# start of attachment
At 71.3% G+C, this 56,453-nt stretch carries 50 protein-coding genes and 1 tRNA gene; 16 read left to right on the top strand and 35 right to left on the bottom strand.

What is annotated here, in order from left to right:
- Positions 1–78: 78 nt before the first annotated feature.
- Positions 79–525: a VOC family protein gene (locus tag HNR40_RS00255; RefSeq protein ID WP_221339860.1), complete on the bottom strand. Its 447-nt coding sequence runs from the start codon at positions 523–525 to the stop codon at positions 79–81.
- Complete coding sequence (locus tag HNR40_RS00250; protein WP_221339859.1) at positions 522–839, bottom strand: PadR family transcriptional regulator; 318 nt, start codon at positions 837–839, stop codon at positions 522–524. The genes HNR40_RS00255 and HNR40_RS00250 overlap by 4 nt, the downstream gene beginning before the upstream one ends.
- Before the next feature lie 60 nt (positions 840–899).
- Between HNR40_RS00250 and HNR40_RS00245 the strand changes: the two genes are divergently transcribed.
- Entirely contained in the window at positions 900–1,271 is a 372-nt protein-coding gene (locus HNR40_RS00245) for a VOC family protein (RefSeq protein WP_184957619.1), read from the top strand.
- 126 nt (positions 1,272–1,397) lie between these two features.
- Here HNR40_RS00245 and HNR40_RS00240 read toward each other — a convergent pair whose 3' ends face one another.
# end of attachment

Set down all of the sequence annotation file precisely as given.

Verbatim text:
At 71.3% G+C, this 56,453-nt stretch carries 50 protein-coding genes and 1 tRNA gene; 16 read left to right on the top strand and 35 right to left on the bottom strand.

What is annotated here, in order from left to right:
- Positions 1–78: 78 nt before the first annotated feature.
- Positions 79–525: a VOC family protein gene (locus tag HNR40_RS00255; RefSeq protein ID WP_221339860.1), complete on the bottom strand. Its 447-nt coding sequence runs from the start codon at positions 523–525 to the stop codon at positions 79–81.
- Complete coding sequence (locus tag HNR40_RS00250; protein WP_221339859.1) at positions 522–839, bottom strand: PadR family transcriptional regulator; 318 nt, start codon at positions 837–839, stop codon at positions 522–524. The genes HNR40_RS00255 and HNR40_RS00250 overlap by 4 nt, the downstream gene beginning before the upstream one ends.
- Before the next feature lie 60 nt (positions 840–899).
- Between HNR40_RS00250 and HNR40_RS00245 the strand changes: the two genes are divergently transcribed.
- Entirely contained in the window at positions 900–1,271 is a 372-nt protein-coding gene (locus HNR40_RS00245) for a VOC family protein (RefSeq protein WP_184957619.1), read from the top strand.
- 126 nt (positions 1,272–1,397) lie between these two features.
- Here HNR40_RS00245 and HNR40_RS00240 read toward each other — a convergent pair whose 3' ends face one another.